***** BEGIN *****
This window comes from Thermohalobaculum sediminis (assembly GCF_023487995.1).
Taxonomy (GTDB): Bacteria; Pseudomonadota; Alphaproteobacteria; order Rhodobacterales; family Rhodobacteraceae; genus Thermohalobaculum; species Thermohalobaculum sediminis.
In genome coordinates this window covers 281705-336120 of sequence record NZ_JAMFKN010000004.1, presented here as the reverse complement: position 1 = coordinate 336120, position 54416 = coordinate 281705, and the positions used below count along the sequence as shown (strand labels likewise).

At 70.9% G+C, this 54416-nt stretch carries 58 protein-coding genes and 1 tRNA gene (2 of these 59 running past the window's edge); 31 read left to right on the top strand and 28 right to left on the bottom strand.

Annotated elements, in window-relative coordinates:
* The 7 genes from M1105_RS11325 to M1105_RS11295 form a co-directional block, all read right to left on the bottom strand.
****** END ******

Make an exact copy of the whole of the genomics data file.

This window comes from Thermohalobaculum sediminis (assembly GCF_023487995.1).
Taxonomy (GTDB): Bacteria; Pseudomonadota; Alphaproteobacteria; order Rhodobacterales; family Rhodobacteraceae; genus Thermohalobaculum; species Thermohalobaculum sediminis.
In genome coordinates this window covers 281705-336120 of sequence record NZ_JAMFKN010000004.1, presented here as the reverse complement: position 1 = coordinate 336120, position 54416 = coordinate 281705, and the positions used below count along the sequence as shown (strand labels likewise).

At 70.9% G+C, this 54416-nt stretch carries 58 protein-coding genes and 1 tRNA gene (2 of these 59 running past the window's edge); 31 read left to right on the top strand and 28 right to left on the bottom strand.

Annotated elements, in window-relative coordinates:
* The 7 genes from M1105_RS11325 to M1105_RS11295 form a co-directional block, all read right to left on the bottom strand.